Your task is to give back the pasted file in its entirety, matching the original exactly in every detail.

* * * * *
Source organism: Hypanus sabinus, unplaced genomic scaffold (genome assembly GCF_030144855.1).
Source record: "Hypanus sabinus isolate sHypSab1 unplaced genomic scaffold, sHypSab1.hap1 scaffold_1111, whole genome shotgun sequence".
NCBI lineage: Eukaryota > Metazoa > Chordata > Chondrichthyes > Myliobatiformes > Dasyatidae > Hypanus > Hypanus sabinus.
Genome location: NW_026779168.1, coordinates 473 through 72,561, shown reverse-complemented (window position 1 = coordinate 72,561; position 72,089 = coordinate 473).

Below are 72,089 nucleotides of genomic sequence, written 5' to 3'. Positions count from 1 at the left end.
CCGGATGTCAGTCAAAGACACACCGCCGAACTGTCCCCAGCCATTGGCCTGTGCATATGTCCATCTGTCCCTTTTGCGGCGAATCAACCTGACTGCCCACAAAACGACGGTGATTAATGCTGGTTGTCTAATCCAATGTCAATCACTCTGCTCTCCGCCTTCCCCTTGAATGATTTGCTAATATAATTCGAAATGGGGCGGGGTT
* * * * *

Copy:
Source organism: Hypanus sabinus, unplaced genomic scaffold (genome assembly GCF_030144855.1).
Source record: "Hypanus sabinus isolate sHypSab1 unplaced genomic scaffold, sHypSab1.hap1 scaffold_1111, whole genome shotgun sequence".
NCBI lineage: Eukaryota > Metazoa > Chordata > Chondrichthyes > Myliobatiformes > Dasyatidae > Hypanus > Hypanus sabinus.
Genome location: NW_026779168.1, coordinates 473 through 72,561, shown reverse-complemented (window position 1 = coordinate 72,561; position 72,089 = coordinate 473).

Below are 72,089 nucleotides of genomic sequence, written 5' to 3'. Positions count from 1 at the left end.
CCGGATGTCAGTCAAAGACACACCGCCGAACTGTCCCCAGCCATTGGCCTGTGCATATGTCCATCTGTCCCTTTTGCGGCGAATCAACCTGACTGCCCACAAAACGACGGTGATTAATGCTGGTTGTCTAATCCAATGTCAATCACTCTGCTCTCCGCCTTCCCCTTGAATGATTTGCTAATATAATTCGAAATGGGGCGGGGTT